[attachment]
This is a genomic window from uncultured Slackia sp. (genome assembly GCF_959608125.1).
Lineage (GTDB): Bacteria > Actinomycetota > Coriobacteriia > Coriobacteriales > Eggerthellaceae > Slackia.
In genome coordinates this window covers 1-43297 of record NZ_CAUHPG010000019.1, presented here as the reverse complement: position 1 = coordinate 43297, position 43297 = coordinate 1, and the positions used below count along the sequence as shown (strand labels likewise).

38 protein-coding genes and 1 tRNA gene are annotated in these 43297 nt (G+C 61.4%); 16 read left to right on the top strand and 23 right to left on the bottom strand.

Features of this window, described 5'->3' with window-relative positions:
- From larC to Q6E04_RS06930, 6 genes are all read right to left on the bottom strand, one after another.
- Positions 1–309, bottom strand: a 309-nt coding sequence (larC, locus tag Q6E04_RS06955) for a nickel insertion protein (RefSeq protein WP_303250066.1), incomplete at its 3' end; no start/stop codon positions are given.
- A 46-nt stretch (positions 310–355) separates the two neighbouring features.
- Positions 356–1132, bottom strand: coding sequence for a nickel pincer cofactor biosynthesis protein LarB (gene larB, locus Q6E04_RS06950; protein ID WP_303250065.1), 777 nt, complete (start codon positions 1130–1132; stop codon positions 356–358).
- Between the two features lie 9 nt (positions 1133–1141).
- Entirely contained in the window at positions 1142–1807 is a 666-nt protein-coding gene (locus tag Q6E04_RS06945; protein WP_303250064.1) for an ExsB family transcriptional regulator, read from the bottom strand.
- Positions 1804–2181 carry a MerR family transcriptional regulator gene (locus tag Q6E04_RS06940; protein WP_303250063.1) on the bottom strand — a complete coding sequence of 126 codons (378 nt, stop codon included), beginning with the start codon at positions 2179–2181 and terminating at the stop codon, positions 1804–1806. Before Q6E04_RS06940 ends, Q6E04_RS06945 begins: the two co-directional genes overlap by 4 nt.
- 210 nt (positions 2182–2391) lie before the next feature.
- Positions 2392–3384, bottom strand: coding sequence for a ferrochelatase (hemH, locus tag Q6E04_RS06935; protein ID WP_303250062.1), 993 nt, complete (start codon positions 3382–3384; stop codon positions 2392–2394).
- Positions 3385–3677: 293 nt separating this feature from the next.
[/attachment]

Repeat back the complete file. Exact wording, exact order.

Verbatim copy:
This is a genomic window from uncultured Slackia sp. (genome assembly GCF_959608125.1).
Lineage (GTDB): Bacteria > Actinomycetota > Coriobacteriia > Coriobacteriales > Eggerthellaceae > Slackia.
In genome coordinates this window covers 1-43297 of record NZ_CAUHPG010000019.1, presented here as the reverse complement: position 1 = coordinate 43297, position 43297 = coordinate 1, and the positions used below count along the sequence as shown (strand labels likewise).

38 protein-coding genes and 1 tRNA gene are annotated in these 43297 nt (G+C 61.4%); 16 read left to right on the top strand and 23 right to left on the bottom strand.

Features of this window, described 5'->3' with window-relative positions:
- From larC to Q6E04_RS06930, 6 genes are all read right to left on the bottom strand, one after another.
- Positions 1–309, bottom strand: a 309-nt coding sequence (larC, locus tag Q6E04_RS06955) for a nickel insertion protein (RefSeq protein WP_303250066.1), incomplete at its 3' end; no start/stop codon positions are given.
- A 46-nt stretch (positions 310–355) separates the two neighbouring features.
- Positions 356–1132, bottom strand: coding sequence for a nickel pincer cofactor biosynthesis protein LarB (gene larB, locus Q6E04_RS06950; protein ID WP_303250065.1), 777 nt, complete (start codon positions 1130–1132; stop codon positions 356–358).
- Between the two features lie 9 nt (positions 1133–1141).
- Entirely contained in the window at positions 1142–1807 is a 666-nt protein-coding gene (locus tag Q6E04_RS06945; protein WP_303250064.1) for an ExsB family transcriptional regulator, read from the bottom strand.
- Positions 1804–2181 carry a MerR family transcriptional regulator gene (locus tag Q6E04_RS06940; protein WP_303250063.1) on the bottom strand — a complete coding sequence of 126 codons (378 nt, stop codon included), beginning with the start codon at positions 2179–2181 and terminating at the stop codon, positions 1804–1806. Before Q6E04_RS06940 ends, Q6E04_RS06945 begins: the two co-directional genes overlap by 4 nt.
- 210 nt (positions 2182–2391) lie before the next feature.
- Positions 2392–3384, bottom strand: coding sequence for a ferrochelatase (hemH, locus tag Q6E04_RS06935; protein ID WP_303250062.1), 993 nt, complete (start codon positions 3382–3384; stop codon positions 2392–2394).
- Positions 3385–3677: 293 nt separating this feature from the next.